“We have collaborated with Radio Sarathi FM (Local FM) which broadcasts curriculum-based classes for Grade 1 to 8. We have 1000 students and around 60% of them have been listening to radio. In radio, sometimes they broadcast the contents prepared for TV hence it sounds awkward at times …  they should tailor contents to radio listeners … subjects like Nepali and Social studies are easy(ier) to grasp because the contents are presented in drama/play format. It would be good if difficult subjects could also be presented in a simplified way.” - Mr. Dhalmani Bhandari, Head teacher, Baglung, Nepal

It doesn’t have to be this way. When offline solutions have engaging and well-crafted content, they can be both high-coverage and high-effectiveness. The widely popular Sesame Street, an American educational TV show, has been adopted worldwide for local audiences and shown evidence towards improving foundational skills in Indonesia and India. Similarly, Ubongo, an educational show for kids in Tanzania has seen similar results. And even basic TV programming can be valuable for the poorest students. In Bangladesh, 76 percent of poor Grade 9 students who watched government’s Sangsad TV, found the broadcasts motivating. 

Basic phones are also offering strong offline remote learning. An intervention in Botswana which used basic feature phones reduced innumeracy by 52 percent and average numeracy skills increased by 24 percent compared to a control group. The intervention was able to reach even remote regions of Botswana and only required SMS & phone calls. Eneza Education (in Kenya, Ghana & Ivory Coast) offers learning and revision material via basic feature phones and has impacted over 6 million leaners with a 23 percent improvement in academic performance after usage for 9 months.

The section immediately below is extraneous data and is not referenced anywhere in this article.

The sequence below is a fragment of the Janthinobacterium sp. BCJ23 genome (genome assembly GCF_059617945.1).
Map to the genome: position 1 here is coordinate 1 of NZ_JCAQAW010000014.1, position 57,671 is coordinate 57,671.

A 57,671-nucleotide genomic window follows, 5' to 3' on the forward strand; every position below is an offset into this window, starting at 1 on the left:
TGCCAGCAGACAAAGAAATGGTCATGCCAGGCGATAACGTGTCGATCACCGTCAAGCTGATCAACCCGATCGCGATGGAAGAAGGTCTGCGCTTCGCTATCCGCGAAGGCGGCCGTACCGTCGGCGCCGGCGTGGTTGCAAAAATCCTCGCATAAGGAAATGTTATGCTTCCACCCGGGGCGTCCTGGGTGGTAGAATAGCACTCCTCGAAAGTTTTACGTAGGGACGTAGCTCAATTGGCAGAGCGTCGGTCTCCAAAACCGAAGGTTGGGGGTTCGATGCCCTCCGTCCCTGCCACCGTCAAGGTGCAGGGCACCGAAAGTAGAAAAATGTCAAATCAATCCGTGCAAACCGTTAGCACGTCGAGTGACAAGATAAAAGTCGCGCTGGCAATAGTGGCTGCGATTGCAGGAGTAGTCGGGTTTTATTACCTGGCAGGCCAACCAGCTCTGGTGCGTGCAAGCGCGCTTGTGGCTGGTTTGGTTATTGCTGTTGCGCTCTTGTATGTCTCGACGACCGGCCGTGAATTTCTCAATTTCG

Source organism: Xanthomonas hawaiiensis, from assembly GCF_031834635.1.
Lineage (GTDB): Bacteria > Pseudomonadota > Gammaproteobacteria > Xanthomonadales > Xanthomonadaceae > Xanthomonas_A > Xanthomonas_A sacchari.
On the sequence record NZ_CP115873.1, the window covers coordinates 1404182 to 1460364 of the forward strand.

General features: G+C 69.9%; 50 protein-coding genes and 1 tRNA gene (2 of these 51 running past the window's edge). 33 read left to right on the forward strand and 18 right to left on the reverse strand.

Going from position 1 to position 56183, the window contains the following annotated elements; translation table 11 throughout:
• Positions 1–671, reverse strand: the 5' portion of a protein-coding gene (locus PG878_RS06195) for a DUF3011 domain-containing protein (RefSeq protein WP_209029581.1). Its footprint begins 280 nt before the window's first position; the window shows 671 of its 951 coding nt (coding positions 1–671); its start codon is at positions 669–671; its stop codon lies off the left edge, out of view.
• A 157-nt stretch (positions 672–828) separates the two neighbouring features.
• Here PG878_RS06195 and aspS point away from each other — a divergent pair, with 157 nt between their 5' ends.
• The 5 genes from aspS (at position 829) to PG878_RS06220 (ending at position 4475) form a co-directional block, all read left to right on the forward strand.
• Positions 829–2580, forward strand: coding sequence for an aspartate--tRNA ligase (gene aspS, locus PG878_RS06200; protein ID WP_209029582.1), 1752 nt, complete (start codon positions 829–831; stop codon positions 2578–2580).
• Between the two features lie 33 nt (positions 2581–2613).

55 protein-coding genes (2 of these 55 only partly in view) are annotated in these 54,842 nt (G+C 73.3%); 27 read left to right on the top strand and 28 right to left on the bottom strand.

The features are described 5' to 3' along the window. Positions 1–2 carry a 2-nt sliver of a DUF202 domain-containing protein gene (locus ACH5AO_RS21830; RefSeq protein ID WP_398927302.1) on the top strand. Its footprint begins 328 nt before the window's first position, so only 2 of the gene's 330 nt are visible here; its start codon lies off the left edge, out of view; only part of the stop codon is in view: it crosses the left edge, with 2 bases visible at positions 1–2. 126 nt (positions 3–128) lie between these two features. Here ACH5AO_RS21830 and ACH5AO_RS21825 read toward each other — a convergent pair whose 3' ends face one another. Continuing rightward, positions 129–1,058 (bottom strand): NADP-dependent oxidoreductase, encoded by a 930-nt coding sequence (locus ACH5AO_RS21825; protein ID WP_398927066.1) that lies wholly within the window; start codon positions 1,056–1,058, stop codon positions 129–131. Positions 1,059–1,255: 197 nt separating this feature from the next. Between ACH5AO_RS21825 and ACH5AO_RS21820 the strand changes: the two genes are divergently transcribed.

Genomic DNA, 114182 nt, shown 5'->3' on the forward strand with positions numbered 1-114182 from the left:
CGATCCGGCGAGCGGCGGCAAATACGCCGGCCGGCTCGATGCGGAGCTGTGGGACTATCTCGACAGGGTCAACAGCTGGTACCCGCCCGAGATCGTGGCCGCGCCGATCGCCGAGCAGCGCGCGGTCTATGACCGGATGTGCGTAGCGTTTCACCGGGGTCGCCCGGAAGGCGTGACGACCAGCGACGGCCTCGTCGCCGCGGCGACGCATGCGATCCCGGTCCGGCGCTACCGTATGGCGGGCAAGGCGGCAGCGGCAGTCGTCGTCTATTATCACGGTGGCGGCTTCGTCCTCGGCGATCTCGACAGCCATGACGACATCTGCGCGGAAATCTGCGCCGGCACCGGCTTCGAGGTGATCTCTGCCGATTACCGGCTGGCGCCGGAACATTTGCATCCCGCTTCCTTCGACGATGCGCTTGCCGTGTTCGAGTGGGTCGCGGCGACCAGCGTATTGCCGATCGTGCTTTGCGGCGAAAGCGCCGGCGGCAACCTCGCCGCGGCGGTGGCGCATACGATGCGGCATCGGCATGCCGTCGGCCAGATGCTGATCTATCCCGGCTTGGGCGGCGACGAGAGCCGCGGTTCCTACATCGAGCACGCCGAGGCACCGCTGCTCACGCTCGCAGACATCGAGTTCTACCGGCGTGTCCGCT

Ultimately, online or offline, it is the quality of the content that matters (see for example this study). The bottom line is: countries around the world are under-investing in offline solutions, which are critical to preventing learning losses and dropouts among the poorest children. Offline solutions can have massive reach, and if designed well, they can be highly effective in keeping at-risk students connected and engaged with education.

Poor children need and deserve learning solutions they can access today – and these solutions must be designed and delivered with much more care, expertise, and resources. It has been done, it can be done. 

Authors

Cristian Aedo

Practice Manager for Education, South Asia

Vatsal Nahata

Consultant, World Bank Group

Shwetlena Sabarwal

Senior Economist, Education Global Practice, World Bank

Join the Conversation